Motivation begins with an affinity for something. It’s like finding a new love. The most important thing at the beginning is for an individual to feel some kind of emotional connection to something. Albert Einstein’s fascination with physics began when he was just five and ill in bed. His father brought him a present: a small magnetic compass. For hours, Einstein lay in bed, entranced by the needle that infallibly pointed the way north. When he was close to seventy, Einstein said, “This experience made a deep and lasting impression on me. Something deeply hidden had to be behind things.”
Psychologist Gardner believes such childhood moments are one key to understanding creative lives. “Without that initial love and emotional connection, I think that the chances of doing good creative work later on are minimal,” Gardner says. “But the initial intoxication is not enough in itself. It essentially moves you to take steps to learn more about the thing that first interests you and to discover its complexities, difficulties, strengths, and obscurities.”
From that initial love of doing something comes persistence and powerful motivation. People who care passionately and are motivated about what they are doing don’t give up easily. When frustration comes, they persist. When people are resistant to their innovation, they keep going anyway. As Thomas Edison said, “Sticking to it is genius!”
Age does not matter.
Pablo Picasso once said, “Age only matters when one is aging. Now that I have arrived at a great age, I might as well be twenty.” The motivating spirit, far from declining with age, may actually gain strength and vigor.
Bill Fitzpatrick rediscovered his creativity late in life. He is proof that what we are born with is always there. Bill, in his retirement years, took up painting, something he had loved as a young man. Now in his eighties, Fitzpatrick has won many awards for his watercolors. “I know too many people who just sit around waiting for the undertaker,” says Fitzpatrick. “I think people who are going to retire should get involved in something that’s going to take their time, their effort, and their thought. “I’m eighty, but I don’t think I’m eighty; I’m sort of a stiff, hurtin’ fifty. I think it’s important to live like that; otherwise, you’re vegetating.”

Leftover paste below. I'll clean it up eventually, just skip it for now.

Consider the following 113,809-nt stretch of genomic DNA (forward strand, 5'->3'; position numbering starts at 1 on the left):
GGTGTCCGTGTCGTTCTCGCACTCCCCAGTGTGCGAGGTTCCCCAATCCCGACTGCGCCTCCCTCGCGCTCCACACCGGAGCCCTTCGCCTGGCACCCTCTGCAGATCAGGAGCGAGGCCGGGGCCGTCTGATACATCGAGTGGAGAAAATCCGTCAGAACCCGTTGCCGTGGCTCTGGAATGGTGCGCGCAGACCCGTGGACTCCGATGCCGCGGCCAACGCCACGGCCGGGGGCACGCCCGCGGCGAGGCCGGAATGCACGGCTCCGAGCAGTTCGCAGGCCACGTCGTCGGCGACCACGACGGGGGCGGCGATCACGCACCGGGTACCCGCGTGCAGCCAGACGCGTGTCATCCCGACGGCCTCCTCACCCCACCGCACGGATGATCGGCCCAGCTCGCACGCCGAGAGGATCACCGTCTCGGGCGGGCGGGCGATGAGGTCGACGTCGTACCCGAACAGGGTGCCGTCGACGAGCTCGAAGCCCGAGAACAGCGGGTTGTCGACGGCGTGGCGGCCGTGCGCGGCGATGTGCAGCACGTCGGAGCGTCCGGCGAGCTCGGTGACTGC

As a child, Fitzpatrick thought he would become an artist. But then the Depression came. Like so many others, he took the best job he could find. And so, for thirty-one years, he worked for Nabisco as a driver. But through it all, he would work away at his painting, finding spare moments in the long working hours. That was why he began painting watercolors: they were easy to pick up and put down. When he retired, he became more serious and started entering shows.
“People say, ‘If only I had the talent to draw.’ They’ve got it, I tell them. Because once you’ve got the urge and you start, it’s all mechanical after that. The only thing that isn’t mechanical is the creativity you use to think out your problems.” Creativity is very important in one’s life; it gives you diversity. Being creative allows you to try different ways of doing things. And being creative, you naturally make lots of mistakes. But if you have the courage to stick with it despite your mistakes, you’ll get the answer. “I keep going, and I don’t have time to think about my troubles. I’m having a ball. Once you’ve lost that, I think you may as well pack it in. The main thing is, just don’t grow up!”